“I wanted to create an image that would look like something I’d like to paint, or something I’ve painted in the past. The system seems to have a sophisticated knowledge of composition and an understanding of winter colors. One of the images that I generated shows an uncanny resemblance to oceanfront beaches; others seem more derived from the area around the pier. They got things wrong, like the scale of the local architecture and the oversized hills. I found the images emotionally moving, which surprised me. The machine has a long history of creative human endeavours. Abraham Storer

A geometric painting of a sunrise on a winter day that is almost entirely in shades of white, a la Sol Lewitt.

“I used this prompt because I want to create new paintings and am looking for inspiration. I have found that unless I have identified a well-known painter (in this case Sol Lewitt), almost all the images generated were impressionist in style, and that’s not what I was looking for. It’s not the first time I’ve used AI image generators to brainstorm inspirations. It’s a good way to spin the wheels. I’m not trying to reproduce the images generated but rather to source ideas. I find this particular image interesting because it contains elements that echo my style, with some variations in color and composition that I don’t wouldn’t have thought of it myself. —Gaston Lacombe

A gay man who bowls with straight men.

“My first prompts were to generate images of the male figure – and in particular gay male figures – to see how DALL-E would represent these differences. After playing, I became much less impressed with the artistic merits of the images generated and more interested in their social implications. I found this particular image funny – and a little disturbing. The gay figure in the center has a stereotypical posture and his straight bowling mates look slightly amused (or embarrassed, confused and/or horrified) by having him in their presence.Michael Lyons

A plein air style painting of a New England coastal town in October at dusk.

“When I tried this prompt, it spit out paints that looked vaguely familiar to me – but none quite like mine, which was a relief. Materials are really important to me, and AI can’t replicate that. The presence of the human hand – the twist and imperfection of things – will always be important. I see it as a useful tool, even if it’s not for me. But it will only get better as we use it. —Karen Cappotto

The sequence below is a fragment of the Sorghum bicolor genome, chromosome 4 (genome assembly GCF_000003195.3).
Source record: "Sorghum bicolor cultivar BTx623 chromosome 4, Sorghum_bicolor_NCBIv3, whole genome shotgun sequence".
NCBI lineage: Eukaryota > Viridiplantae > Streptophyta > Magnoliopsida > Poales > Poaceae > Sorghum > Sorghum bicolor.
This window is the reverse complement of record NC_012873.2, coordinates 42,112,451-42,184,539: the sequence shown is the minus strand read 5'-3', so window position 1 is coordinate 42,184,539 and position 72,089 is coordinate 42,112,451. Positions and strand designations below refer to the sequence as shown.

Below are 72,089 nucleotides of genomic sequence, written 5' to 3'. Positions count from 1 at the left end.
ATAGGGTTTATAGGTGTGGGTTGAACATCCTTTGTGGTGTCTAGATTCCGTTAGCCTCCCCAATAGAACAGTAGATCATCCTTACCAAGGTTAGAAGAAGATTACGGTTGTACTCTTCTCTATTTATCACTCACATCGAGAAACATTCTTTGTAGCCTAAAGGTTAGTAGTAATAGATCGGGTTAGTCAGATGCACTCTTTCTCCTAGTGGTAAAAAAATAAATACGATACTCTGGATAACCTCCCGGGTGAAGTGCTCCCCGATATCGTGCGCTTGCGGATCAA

Across the water at triathlon swimmers starting a race.

“I’m always looking for images beyond my imagination as painting references. The story I want to tell is not something I could easily direct, even if I had a role model. I often look for an underwater view. I discovered that the AI ​​doesn’t know how to transport a canoe – and probably other experiences are still foreign to the robot, such as viewing the seabed. It’s fun to think I could lead my AI in these experiments. —Mark Adams

A mannerist painting of mores.

“I’ve always been interested in language and meaning and the gap between what we intend to say and what is heard and understood – maybe where almost all of life happens. Trying this, it’s kind of like that gap and kinda like learning a new language I found I had resistance to learning on the terms of an algorithm, but I also wanted to win a game by getting interesting images He seems to like associations between literal ideas and not being poetic at all, and takes abstraction as given in the most infuriating way.Mostly, it made me want to paint. Mike Carroll

Chance encounter of a sewing machine and an umbrella on a dissecting table.

Just because. —John D’Addario

A photograph of a transparent retro angel ghost standing above a bed in an old film style, 1920.

“I decided to try to create photographs that would not have been possible at a given time without a lot of darkroom work: something ephemeral and transcendent. After toying with the idea for a while, I settled on images of angels. To me, DALL-E is a scary tool in that it produces good quality artwork – as well as something very exciting to work with. Imagination is the only limit. Agata Storer